[SciPy-user] Units in SciPy

Robert Kern rkern at ucsd.edu
Thu Mar 31 07:40:44 CST 2005


Duncan Child wrote:

> 3) does anyone have input or suggestions regarding the temperature issue?

I've thought about this a little more, and I would like to describe here 
an outline of the system that I would like to see with examples drawn 
from my current research.

One of the many things that Konrad got right was the name: the system is 
dealing with physical quantities. The most general form would consist of 
"numerical quantities tagged by their measurement system." A large 
subset can be described as "numerical quantities with units." What we 
need is a system that can perform operations and conversions between 
measurement systems, some of which will be user-defined and arbitrarily 
complicated.

The methods for dealing with the unit-subset are sufficiently covered by 
the currently available software. With the exception of certain, very 
standard conversions like temperature scales, most of the 
non-unit-subset must be user-defined.

Allow me to describe some of the many measurement systems in my current 
project in more detail than you probably care; feel free to skip ahead. 
I am a geophysicist. I am modelling the distribution of slip over a 
fault surface during and after an earthquake. I am using measurements 
from a local GPS network and Interferometric Synthetic Aperture Radar 
(InSAR: I get images of the very small displacements from each pixel 
between two flyovers of a sattelite; it's kind of like having a very 
dense GPS network that doesn't get sampled very often). My measurement 
systems include:

Location:
  * Latitude and longitude of various entities: GPS stations, corners of 
fault patches, the corners of my InSAR images
  * Local northings, eastings, up (essentially the meters north, east, 
and up from a given local reference point)
  * X, Y, Z referenced to the fault geometry
  * Pixels in the InSAR images
  * Distance along-slip and along-dip on the fault (a location on the 
plane of the fault place itself)

Displacements:
  * Differential ground displacements of the GPS given a reference station
  * Differential ground displacements from the InSAR images given a 
reference pixel projected onto the line of sight of the satellite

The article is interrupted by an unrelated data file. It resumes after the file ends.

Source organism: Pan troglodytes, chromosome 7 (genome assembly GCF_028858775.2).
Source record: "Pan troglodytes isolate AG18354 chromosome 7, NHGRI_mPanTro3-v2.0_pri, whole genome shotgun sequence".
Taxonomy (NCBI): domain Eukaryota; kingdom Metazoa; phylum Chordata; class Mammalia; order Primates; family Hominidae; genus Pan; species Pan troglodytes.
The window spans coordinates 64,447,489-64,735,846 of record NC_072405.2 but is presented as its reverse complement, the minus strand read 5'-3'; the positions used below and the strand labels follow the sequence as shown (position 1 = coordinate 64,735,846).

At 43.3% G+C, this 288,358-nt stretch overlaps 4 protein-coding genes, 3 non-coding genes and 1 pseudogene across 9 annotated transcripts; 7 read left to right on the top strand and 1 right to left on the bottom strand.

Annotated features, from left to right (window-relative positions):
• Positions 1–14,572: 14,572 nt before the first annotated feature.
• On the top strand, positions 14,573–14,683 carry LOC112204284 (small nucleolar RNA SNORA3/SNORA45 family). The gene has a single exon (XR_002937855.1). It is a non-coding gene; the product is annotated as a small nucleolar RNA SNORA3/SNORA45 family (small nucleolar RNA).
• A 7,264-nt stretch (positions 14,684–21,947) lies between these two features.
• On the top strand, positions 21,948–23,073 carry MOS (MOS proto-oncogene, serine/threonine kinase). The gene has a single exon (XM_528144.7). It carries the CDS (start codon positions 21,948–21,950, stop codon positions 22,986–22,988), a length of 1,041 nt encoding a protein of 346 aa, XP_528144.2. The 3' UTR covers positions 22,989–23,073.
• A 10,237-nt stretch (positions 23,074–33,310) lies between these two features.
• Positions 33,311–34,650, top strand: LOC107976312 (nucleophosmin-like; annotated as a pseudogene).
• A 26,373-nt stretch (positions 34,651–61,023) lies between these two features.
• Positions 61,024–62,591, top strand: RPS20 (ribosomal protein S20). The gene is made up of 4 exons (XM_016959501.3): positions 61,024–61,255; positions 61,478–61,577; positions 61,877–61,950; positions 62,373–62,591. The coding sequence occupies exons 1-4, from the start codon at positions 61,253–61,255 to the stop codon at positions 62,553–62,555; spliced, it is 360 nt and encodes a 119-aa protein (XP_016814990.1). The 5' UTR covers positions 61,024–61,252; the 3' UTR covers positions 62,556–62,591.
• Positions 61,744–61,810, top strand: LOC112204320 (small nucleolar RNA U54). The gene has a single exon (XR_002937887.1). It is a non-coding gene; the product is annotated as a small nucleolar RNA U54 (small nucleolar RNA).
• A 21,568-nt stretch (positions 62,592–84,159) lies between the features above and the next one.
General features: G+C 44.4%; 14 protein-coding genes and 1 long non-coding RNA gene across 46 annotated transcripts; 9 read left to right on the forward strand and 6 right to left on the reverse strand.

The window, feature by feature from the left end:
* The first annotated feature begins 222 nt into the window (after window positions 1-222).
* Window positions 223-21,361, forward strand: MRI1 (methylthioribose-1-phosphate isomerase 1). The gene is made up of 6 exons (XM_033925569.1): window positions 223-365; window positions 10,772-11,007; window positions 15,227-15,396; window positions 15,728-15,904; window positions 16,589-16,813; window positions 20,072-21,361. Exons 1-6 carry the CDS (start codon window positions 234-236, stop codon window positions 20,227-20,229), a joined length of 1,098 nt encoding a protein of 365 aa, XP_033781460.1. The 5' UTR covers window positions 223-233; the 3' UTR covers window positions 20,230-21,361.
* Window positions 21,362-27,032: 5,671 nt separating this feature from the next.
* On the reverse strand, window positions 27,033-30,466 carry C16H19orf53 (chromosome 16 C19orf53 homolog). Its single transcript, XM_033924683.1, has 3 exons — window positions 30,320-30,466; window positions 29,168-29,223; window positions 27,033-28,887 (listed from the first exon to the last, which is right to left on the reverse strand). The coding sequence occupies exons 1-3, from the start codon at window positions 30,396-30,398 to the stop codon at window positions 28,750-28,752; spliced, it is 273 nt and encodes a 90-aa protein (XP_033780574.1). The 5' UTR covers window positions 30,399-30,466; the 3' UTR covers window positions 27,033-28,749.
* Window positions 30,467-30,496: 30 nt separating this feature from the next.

* Absolute ground displacements given a slip model

Time:
  * GPS time: seconds from an arbitrary start point, no leap seconds
  * Satellite time: seconds from Jan 1 00:00 of the launch year of the 
satellite, no leap seconds
  * Calendrical time: leap seconds!

Miscellaneous:
  * Slip, rake: magnitude and direction of the slip for each fault patch
  * Dip-slip, strike-slip: orthogonal slip components for each fault patch
  * Green functions: observable displacements (GPS and InSAR) as a 
function of slip across each fault patch
  * Smoothing kernel: for regularizing my inverse problem

... and probably some more. Now, I don't claim that even given my dream 
physical quantities system that I would commit all of these entities to 
it. Some, like time, are more suited to the strategy of converting 
everything as soon as it enters the picture. Others don't need 
conversions between different measurement systems.

Skip to here if you are bored by geophysics.

I have found that I have been duplicating snippets of code, throwing 
around little one-to-one conversion functions, or worst, just not 
bothering with some task because it's too annoying to switch between 
these systems.

Here is my sketch of a physical quantities system:

Each quantity has a value, which can be anything reasonably number-like, 
and measurement system, which probably should be a full-fledged object, 
but perhaps could also be a string for standard shortcuts.

   In[1]: x = quantity(10.5, apples)
   In[2]: y = quantity(12, oranges)

There will exist a function for converting quantities from one system to 
another.

   In[3]: z = convert(x, oranges)

In the case of real, honest-to-goodness units like "m" and "degC" (the 
differential kind, not absolute systems, not even Kelvin or Rankine), 
converting falls down to the well-known algorithms.

Failing that, convert() will look for an appropriate conversion path 
from all of the measurement system objects registered with it. This 
lookup algorithm can be stolen from PyProtocols[1]. Operations that can 
be performed on quantities of a given measurement system will be defined 
by the measurement system object.

For example, quantities in the (lat, lon) system can be converted to 
(northings, eastings). To a (lat, lon) quantity, I can add or subtract a 
unitted quantity of dimensions (length, length). I cannot add another 
(lat, lon) quantity, but I can subtract it yielding a (length, length), 
which, given a suitable context, can be converted to (range, azimuth). 
Multiplication does not make sense, nor does division, but trigonometric 
functions might depending on your use cases.

Of course, temperature scales fit neatly into this system. Since the 
"shift-scale-shift" type of conversion happens reasonably often, a bit 
of general-purpose scaffolding can be constructed for it and which the 
temperature scales can use.

[1] http://peak.telecommunity.com/PyProtocols.html

-- 
Robert Kern
rkern at ucsd.edu

"In the fields of hell where the grass grows high
  Are the graves of dreams allowed to die."
   -- Richard Harter



More information about the SciPy-user mailing list